The meeting involved discussions of the risks currently facing the global financial system; the international circulation of cryptocurrencies; and exploration of how blockchain technology could be implemented to "solve the problem of volatility of national currencies during the stagnation of the global economy" according to the Mile Unity Foundation, which signed its own agreement with the Brazilian Chamber of Commerce to help with real implementation of blockchain technologies.
"Mile Unity Foundation is ready to continue to support Brazilian partners in their efforts to implement blockchain technologies in real economy. Mile's system allows increasing commodity circulation, implementing fast and transparent transactions, provides opportunities to work with any country, as well as ensures the reliability of payment systems," said George Goognin, Foundation's global ambassador.
Without full context, and perhaps comprehensive mastery of Google Translate, it's difficult to tell what the signal to noise ratio here is. There's definitely movement among lobbyists and venerable industry bodies though.
Members of the BRICS Alliance, Brazilian Chamber of Commerce and Mile Foundation.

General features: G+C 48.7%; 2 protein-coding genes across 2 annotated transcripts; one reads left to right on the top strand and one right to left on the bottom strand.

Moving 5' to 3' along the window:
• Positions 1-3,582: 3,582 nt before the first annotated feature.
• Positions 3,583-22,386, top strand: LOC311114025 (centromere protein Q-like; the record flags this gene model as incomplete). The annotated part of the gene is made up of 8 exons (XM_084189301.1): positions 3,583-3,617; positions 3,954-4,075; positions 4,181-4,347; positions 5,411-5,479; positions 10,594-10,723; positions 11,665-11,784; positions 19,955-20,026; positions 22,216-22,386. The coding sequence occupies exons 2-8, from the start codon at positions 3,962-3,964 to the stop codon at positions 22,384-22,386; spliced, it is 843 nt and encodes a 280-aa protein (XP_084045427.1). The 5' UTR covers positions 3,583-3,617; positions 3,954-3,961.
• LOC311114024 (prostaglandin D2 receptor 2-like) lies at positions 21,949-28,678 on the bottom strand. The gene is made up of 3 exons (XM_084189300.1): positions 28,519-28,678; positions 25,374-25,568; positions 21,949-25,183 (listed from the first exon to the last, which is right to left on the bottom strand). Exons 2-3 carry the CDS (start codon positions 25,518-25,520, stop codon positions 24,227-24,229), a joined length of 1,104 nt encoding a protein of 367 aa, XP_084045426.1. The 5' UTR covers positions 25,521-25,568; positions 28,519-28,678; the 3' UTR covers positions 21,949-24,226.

The weirdest part might be that the origin story of the Mile Foundation, which might be aiming to design the future multinational digital currency, reads a bit like a shlocky spy novel.
As it tells it, an anonymous woman known only as "Lotus Mile" proposes a series of brilliant algorithms to save the global economy before disappearing forever. On the one hand it seems a little bit like a far-fetched attempt to emulate the bitcoin origin story, or maybe a fever dream. But on the other hand that basically is bitcoin's origin story, so who knows. Obviously truth sometimes can be stranger than fiction.
The Mile Foundation also claims a lot of high profile partnerships, but once again it's all very mysterious. It might be possible to guess a few of them, but most aren't given a name.
What's does "official" officially mean anyway?